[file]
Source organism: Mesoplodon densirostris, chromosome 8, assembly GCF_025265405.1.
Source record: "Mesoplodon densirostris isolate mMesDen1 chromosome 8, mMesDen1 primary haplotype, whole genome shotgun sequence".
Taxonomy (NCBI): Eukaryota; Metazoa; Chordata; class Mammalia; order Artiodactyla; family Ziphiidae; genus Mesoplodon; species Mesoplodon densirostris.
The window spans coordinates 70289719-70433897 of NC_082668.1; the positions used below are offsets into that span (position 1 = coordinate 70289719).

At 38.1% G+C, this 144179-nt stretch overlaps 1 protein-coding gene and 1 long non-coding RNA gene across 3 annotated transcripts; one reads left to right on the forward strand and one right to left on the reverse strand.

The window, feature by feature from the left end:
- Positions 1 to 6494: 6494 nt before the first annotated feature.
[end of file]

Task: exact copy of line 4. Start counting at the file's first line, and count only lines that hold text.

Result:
The window spans coordinates 70289719-70433897 of NC_082668.1; the positions used below are offsets into that span (position 1 = coordinate 70289719).